Perivascular epithelioid cell tumourperivascular epithelioid cell tumours
Perivascular epithelioid cell tumour, also known as PEComa or PEC tumour, is a family of mesenchymal tumours consisting of perivascular epithelioid cells PECs1 These are rare tumours that can occur in any part of the human body
The cell type from which these tumours originate remains unknown Normally, no perivascular epitheloid cells exist; the name refers to the characteristics of the tumour when examined under the microscope2
Establishing the malignant potential of these tumours remains challenging although criteria3 have been suggested; some PEComas display malignant features whereas others can cautiously be labeled as having 'uncertain malignant potential'2 The most common tumours in the PEComa family are renal angiomyolipoma and pulmonary lymphangioleiomyomatosis, both of which are more common in patients with tuberous sclerosis complex The genes responsible for this multi-system genetic disease have also been implicated in other PEComas2
Many PEComa types shows a female predominance in the sex ratio
- 1 Cause
- 2 Diagnosis
- 21 Histology
- 22 Immunohistochemical markers
- 23 Differential diagnosis
- 3 References
The precursor cell of PEComas is currently unknown; there is no normal counterpart "perivascular epitheloid cell"1 Genetically, PECs are linked to the tuberous sclerosis genes TSC1 and TSC2, although this link is stronger for angiomyolipoma and lymphangioleiomyomatosis than for other members of the PEComa family
PECs consist of perivascular epithelioid cells with a clear/granular cytoplasm and central round nucleus without prominent nucleoli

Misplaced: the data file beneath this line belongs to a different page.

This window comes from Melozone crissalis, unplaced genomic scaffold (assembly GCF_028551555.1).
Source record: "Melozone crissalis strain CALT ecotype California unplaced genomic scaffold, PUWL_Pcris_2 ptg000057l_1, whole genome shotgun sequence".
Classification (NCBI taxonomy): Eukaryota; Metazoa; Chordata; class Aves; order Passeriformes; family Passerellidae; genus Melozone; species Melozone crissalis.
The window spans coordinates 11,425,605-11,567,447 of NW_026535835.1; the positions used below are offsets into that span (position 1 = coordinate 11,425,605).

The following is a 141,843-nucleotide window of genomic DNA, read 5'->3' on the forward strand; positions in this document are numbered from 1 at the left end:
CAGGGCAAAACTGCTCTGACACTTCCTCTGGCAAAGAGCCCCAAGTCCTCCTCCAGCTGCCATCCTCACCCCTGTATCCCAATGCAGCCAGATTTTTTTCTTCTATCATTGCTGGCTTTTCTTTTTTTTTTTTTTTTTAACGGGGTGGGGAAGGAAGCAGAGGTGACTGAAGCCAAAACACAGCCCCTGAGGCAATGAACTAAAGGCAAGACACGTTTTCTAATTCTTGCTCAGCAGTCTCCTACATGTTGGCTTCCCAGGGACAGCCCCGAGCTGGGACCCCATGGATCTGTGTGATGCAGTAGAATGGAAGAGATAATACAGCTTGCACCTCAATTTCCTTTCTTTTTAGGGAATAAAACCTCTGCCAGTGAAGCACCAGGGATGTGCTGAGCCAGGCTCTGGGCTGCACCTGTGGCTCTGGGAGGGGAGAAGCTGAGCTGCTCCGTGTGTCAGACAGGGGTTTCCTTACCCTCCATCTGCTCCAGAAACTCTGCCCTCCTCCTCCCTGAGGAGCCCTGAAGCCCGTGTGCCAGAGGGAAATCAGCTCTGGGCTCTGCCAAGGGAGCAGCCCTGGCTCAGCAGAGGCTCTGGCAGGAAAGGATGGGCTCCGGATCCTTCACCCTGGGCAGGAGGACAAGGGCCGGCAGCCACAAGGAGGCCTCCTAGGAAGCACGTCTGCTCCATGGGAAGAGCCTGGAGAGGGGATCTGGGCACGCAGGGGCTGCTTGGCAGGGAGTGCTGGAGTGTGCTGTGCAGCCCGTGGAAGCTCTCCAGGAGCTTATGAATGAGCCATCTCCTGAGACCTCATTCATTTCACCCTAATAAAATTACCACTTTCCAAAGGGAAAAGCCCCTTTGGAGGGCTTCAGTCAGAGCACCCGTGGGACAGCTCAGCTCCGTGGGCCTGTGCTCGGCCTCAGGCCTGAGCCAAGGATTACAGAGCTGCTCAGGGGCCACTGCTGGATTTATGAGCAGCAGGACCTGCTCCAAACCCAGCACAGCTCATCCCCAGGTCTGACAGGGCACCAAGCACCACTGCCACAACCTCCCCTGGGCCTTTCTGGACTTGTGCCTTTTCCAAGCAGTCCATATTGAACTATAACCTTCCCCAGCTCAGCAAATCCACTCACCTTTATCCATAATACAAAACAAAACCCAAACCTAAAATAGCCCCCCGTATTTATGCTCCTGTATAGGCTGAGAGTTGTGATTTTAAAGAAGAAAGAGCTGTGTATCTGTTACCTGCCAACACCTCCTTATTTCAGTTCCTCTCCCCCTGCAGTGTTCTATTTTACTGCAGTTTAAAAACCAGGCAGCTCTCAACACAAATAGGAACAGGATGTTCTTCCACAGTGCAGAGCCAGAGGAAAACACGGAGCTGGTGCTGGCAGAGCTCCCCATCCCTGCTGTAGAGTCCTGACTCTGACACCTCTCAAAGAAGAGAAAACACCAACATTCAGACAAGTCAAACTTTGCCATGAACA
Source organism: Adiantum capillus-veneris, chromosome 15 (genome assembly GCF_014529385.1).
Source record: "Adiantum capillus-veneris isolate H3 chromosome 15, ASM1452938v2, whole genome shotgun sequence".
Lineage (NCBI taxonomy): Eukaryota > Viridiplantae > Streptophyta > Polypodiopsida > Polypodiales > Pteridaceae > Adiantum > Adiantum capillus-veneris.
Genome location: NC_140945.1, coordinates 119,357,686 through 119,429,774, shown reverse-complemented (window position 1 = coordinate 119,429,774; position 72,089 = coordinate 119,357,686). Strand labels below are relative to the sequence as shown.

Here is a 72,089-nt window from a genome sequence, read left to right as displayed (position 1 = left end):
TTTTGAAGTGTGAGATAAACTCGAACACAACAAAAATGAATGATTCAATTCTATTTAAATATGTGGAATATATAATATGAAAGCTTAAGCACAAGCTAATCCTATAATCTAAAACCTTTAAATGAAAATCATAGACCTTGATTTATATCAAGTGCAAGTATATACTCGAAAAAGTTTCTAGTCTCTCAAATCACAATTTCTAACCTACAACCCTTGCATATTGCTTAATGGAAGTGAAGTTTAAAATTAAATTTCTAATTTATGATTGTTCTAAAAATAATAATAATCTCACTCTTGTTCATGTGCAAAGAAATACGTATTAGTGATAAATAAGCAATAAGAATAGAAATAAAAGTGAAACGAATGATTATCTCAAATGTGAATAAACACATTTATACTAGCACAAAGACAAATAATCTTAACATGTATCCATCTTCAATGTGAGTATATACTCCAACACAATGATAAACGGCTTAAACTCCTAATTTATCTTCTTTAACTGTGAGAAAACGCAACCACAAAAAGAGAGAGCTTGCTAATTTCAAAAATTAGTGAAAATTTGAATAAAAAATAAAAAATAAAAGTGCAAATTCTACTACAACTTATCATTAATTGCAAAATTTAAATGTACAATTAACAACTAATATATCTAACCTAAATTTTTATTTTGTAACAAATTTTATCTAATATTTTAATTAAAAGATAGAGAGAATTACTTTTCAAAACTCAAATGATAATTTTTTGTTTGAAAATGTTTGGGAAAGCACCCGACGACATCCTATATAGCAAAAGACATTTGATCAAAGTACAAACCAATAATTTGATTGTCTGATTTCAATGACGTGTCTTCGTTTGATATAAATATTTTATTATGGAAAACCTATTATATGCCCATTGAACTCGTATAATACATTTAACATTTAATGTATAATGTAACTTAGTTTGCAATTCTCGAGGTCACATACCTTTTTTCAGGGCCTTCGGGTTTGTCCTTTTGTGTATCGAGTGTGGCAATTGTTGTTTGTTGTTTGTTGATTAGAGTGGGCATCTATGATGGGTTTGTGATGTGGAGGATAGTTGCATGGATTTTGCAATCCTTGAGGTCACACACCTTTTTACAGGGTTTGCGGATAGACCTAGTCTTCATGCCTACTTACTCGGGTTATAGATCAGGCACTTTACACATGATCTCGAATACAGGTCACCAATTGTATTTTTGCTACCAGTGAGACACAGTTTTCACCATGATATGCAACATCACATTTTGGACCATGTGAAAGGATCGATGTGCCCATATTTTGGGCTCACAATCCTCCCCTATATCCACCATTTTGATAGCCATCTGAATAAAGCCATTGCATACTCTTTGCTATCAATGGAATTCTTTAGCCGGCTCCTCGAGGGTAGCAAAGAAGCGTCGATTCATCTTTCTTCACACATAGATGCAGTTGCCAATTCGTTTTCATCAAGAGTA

PECs typically stain for melanocytic markers HMB-45, Melan A Mart 1, Mitf and myogenic markers actin, myosin, calponin
PECs bear significant histologic and immunohistochemical similarity to:
- clear-cell sugar tumour CCST,
- lymphangioleiomyomatosis, and,
- clear-cell myomelanocytic tumour of ligamentum teres/falciform ligament
- abdominopelvic sarcoma of perivascular epitheloid cells2
- primary extrapulmonary sugar tumour2
Thus, it has been advocated that the above could be classified PEComas1
PEComas are rare and can have myriad features; therefore, they can be confused with carcinomas, smooth muscle tumours, adipocytic tumours, clear cell sarcomas, melanomas and gastrointestinal stromal tumours GIST2
- ^ a b c Martignoni G, Pea M, Reghellin D, Zamboni G, Bonetti F February 2008 "PEComas: the past, the present and the future" Virchows Arch 452 2: 119–32 PMC 2234444 PMID 18080139 doi:101007/s00428-007-0509-1
- ^ a b c d e f Folpe, AL; Kwiatkowski DJ 2009 "Perivascular epitheloid cell neoplasms: pathology and pathogenesis" Human Pathology 41 1: 1–15 PMID 19604538 doi:101016/jhumpath200905011
- ^ Folpe AL, Mentzel T, Lehr HA, Fisher C, Balzer BL, Weiss SW Dec 2005 "Perivascular epithelioid cell neoplasms of soft tissue and gynecologic origin: a clinicopathologic study of 26 cases and review of the literature" Am J Surg Pathol 29 12: 1558–75 PMID 16327428 doi:101097/01pas00001732322211737
|Not otherwise specified||
|Connective tissue neoplasm||
|Complex mixed and stromal||
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